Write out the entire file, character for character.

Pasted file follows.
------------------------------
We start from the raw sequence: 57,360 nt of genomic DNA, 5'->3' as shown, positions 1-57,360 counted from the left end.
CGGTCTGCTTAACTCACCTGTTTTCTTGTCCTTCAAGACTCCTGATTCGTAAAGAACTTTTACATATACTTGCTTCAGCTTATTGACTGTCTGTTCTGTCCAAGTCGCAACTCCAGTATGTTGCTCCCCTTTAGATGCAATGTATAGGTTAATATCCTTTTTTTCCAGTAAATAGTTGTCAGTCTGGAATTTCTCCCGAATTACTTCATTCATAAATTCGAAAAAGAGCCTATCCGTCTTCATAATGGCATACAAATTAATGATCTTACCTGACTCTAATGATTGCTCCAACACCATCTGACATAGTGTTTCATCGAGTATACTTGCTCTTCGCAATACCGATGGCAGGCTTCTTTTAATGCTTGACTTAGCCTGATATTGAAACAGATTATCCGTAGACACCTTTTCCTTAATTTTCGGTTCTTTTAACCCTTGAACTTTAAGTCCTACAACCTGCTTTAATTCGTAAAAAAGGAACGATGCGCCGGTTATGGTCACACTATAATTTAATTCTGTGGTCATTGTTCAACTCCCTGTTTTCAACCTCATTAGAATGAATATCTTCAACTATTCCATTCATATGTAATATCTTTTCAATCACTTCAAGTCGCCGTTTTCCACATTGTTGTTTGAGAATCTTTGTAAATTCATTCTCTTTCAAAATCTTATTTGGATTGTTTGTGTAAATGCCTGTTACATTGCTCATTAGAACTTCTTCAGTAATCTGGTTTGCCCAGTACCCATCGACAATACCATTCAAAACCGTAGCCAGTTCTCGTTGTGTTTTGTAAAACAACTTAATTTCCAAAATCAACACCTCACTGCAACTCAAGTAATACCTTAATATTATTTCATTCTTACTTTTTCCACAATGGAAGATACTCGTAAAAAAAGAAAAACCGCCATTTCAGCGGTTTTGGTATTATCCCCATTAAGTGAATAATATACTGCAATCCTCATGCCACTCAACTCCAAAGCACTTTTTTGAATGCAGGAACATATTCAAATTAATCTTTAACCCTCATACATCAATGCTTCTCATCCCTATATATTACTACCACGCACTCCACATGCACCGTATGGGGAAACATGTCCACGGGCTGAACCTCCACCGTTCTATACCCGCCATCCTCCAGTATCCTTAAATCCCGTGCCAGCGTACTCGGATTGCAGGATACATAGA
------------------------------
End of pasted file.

We start from the raw sequence: 57,360 nt of genomic DNA, 5'->3' as shown, positions 1-57,360 counted from the left end.
CGGTCTGCTTAACTCACCTGTTTTCTTGTCCTTCAAGACTCCTGATTCGTAAAGAACTTTTACATATACTTGCTTCAGCTTATTGACTGTCTGTTCTGTCCAAGTCGCAACTCCAGTATGTTGCTCCCCTTTAGATGCAATGTATAGGTTAATATCCTTTTTTTCCAGTAAATAGTTGTCAGTCTGGAATTTCTCCCGAATTACTTCATTCATAAATTCGAAAAAGAGCCTATCCGTCTTCATAATGGCATACAAATTAATGATCTTACCTGACTCTAATGATTGCTCCAACACCATCTGACATAGTGTTTCATCGAGTATACTTGCTCTTCGCAATACCGATGGCAGGCTTCTTTTAATGCTTGACTTAGCCTGATATTGAAACAGATTATCCGTAGACACCTTTTCCTTAATTTTCGGTTCTTTTAACCCTTGAACTTTAAGTCCTACAACCTGCTTTAATTCGTAAAAAAGGAACGATGCGCCGGTTATGGTCACACTATAATTTAATTCTGTGGTCATTGTTCAACTCCCTGTTTTCAACCTCATTAGAATGAATATCTTCAACTATTCCATTCATATGTAATATCTTTTCAATCACTTCAAGTCGCCGTTTTCCACATTGTTGTTTGAGAATCTTTGTAAATTCATTCTCTTTCAAAATCTTATTTGGATTGTTTGTGTAAATGCCTGTTACATTGCTCATTAGAACTTCTTCAGTAATCTGGTTTGCCCAGTACCCATCGACAATACCATTCAAAACCGTAGCCAGTTCTCGTTGTGTTTTGTAAAACAACTTAATTTCCAAAATCAACACCTCACTGCAACTCAAGTAATACCTTAATATTATTTCATTCTTACTTTTTCCACAATGGAAGATACTCGTAAAAAAAGAAAAACCGCCATTTCAGCGGTTTTGGTATTATCCCCATTAAGTGAATAATATACTGCAATCCTCATGCCACTCAACTCCAAAGCACTTTTTTGAATGCAGGAACATATTCAAATTAATCTTTAACCCTCATACATCAATGCTTCTCATCCCTATATATTACTACCACGCACTCCACATGCACCGTATGGGGAAACATGTCCACGGGCTGAACCTCCACCGTTCTATACCCGCCATCCTCCAGTATCCTTAAATCCCGTGCCAGCGTACTCGGATTGCAGGATACATAGA